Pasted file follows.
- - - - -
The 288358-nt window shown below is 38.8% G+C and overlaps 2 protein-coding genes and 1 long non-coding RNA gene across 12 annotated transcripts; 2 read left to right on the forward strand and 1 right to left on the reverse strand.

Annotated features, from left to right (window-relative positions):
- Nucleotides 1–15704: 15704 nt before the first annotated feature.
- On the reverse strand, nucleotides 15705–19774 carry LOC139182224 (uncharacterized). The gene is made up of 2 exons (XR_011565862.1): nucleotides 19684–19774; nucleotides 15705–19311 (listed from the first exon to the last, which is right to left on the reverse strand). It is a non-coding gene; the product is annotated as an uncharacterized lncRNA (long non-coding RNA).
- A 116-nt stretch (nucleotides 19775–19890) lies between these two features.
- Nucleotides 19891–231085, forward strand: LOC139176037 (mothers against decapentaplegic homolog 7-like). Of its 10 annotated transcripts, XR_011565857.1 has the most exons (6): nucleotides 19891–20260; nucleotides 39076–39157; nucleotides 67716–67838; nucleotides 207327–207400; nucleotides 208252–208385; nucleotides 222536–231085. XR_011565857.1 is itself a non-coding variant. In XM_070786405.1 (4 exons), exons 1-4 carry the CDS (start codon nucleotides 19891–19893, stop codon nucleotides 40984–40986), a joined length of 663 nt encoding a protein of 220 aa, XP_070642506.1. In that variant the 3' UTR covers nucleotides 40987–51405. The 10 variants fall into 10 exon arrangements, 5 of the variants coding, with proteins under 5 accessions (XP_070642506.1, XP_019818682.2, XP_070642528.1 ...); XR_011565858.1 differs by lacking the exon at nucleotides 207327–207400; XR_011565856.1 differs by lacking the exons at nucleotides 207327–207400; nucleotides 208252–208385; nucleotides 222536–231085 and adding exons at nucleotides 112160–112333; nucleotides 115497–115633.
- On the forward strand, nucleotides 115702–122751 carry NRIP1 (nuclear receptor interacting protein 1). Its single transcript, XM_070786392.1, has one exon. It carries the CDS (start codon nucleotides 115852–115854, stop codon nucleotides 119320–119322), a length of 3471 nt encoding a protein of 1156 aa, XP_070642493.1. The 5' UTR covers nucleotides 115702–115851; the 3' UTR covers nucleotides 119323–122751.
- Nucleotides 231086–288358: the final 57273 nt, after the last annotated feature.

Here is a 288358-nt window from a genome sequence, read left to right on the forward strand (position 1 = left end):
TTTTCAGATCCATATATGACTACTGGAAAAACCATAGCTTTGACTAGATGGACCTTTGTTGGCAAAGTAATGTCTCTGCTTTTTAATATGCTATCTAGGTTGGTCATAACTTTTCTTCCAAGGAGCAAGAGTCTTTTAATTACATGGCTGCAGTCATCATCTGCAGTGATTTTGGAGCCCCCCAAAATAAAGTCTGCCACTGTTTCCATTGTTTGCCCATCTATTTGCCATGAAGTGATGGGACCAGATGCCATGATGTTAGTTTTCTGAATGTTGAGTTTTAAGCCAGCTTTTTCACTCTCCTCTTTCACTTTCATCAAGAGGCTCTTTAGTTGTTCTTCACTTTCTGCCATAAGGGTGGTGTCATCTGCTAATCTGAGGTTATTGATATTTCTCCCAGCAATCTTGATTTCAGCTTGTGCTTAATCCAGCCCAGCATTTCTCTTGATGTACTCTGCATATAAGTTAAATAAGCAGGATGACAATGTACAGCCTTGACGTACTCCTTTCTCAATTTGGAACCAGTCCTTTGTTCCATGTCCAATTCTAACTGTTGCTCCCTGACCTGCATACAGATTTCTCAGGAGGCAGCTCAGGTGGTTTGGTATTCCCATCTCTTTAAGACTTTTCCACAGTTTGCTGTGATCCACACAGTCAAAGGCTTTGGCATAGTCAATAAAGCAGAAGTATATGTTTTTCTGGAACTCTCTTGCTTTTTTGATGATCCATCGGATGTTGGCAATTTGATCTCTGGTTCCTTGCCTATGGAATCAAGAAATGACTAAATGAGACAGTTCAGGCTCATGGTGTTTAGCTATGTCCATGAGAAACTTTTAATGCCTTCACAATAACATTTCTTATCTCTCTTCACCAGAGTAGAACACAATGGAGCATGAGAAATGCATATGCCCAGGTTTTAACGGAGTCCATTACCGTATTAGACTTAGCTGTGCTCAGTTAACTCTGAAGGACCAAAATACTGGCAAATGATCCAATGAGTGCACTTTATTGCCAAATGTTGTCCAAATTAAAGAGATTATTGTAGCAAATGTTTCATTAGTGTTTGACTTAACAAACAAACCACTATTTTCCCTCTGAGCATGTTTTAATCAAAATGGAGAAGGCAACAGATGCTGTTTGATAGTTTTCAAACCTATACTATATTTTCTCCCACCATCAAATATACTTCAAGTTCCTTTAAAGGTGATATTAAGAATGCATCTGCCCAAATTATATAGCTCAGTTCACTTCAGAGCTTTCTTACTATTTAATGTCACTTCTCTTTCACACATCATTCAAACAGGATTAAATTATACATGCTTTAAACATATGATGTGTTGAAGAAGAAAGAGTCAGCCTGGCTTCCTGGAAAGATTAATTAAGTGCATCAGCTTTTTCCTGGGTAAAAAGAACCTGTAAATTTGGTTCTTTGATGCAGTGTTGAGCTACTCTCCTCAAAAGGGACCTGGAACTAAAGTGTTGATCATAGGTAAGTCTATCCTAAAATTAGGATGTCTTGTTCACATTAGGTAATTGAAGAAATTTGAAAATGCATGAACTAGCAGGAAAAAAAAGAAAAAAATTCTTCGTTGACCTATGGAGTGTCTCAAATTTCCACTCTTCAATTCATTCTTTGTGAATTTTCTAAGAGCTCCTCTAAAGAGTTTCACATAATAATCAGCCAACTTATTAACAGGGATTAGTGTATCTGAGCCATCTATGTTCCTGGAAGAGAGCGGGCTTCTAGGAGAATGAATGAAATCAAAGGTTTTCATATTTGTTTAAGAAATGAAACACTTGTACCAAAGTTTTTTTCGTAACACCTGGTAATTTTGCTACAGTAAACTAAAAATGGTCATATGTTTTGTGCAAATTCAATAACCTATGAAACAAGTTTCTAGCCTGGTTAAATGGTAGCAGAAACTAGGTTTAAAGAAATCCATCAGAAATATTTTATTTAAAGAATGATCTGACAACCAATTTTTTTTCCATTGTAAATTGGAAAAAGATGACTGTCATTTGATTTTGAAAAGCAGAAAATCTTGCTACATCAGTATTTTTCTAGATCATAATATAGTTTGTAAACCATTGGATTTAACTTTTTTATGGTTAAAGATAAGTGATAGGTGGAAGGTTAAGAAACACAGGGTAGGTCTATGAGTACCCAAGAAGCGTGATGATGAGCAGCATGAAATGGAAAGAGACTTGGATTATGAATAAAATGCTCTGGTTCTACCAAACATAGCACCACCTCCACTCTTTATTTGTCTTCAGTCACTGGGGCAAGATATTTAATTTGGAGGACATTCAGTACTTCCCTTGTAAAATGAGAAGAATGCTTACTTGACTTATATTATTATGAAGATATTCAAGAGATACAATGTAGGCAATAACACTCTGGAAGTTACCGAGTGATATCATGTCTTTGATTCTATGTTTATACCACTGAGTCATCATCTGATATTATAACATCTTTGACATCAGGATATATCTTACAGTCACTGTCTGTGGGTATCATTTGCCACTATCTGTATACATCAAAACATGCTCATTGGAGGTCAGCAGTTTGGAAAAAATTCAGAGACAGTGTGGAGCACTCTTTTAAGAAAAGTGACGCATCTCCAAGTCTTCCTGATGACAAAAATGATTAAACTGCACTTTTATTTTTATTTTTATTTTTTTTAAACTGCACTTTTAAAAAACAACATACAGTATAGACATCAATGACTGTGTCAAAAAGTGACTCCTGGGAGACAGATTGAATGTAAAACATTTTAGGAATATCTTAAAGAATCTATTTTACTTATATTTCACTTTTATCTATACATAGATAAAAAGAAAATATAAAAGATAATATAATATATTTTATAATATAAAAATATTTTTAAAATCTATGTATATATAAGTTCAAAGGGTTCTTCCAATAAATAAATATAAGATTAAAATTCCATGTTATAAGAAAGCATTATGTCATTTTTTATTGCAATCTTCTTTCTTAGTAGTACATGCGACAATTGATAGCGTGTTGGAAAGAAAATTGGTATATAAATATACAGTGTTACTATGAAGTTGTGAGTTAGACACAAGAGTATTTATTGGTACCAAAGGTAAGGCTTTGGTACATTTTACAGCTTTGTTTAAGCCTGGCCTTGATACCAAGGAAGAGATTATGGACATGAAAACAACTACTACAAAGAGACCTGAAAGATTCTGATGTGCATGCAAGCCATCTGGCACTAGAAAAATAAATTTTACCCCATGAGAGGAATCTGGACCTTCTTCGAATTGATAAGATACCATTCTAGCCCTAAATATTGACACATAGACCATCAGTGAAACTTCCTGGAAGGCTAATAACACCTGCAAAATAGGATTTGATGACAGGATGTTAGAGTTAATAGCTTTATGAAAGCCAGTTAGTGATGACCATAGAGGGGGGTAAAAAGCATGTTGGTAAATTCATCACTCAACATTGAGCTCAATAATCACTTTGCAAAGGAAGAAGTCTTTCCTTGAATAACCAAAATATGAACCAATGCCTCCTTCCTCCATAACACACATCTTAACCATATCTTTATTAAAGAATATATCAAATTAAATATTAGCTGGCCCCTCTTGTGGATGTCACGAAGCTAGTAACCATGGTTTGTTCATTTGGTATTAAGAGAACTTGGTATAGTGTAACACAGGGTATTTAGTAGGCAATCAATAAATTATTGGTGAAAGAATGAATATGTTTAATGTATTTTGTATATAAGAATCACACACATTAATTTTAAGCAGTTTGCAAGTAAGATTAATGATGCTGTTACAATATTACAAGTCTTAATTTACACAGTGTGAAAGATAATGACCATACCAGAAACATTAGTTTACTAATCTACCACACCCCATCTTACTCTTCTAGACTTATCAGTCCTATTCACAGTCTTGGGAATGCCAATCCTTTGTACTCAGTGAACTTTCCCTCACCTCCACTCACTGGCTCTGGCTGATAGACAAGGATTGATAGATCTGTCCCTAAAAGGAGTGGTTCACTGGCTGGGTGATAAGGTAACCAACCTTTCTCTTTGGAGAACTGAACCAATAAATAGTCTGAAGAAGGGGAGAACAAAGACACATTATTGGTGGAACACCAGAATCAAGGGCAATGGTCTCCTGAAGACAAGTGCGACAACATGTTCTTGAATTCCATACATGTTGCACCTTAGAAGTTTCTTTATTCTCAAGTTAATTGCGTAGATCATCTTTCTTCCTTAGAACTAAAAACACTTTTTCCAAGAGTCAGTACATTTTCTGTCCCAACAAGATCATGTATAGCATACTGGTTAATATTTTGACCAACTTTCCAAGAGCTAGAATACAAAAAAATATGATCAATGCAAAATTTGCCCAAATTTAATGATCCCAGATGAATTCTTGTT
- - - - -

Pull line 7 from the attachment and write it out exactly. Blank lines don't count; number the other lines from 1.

- On the forward strand, nucleotides 115702–122751 carry NRIP1 (nuclear receptor interacting protein 1). Its single transcript, XM_070786392.1, has one exon. It carries the CDS (start codon nucleotides 115852–115854, stop codon nucleotides 119320–119322), a length of 3471 nt encoding a protein of 1156 aa, XP_070642493.1. The 5' UTR covers nucleotides 115702–115851; the 3' UTR covers nucleotides 119323–122751.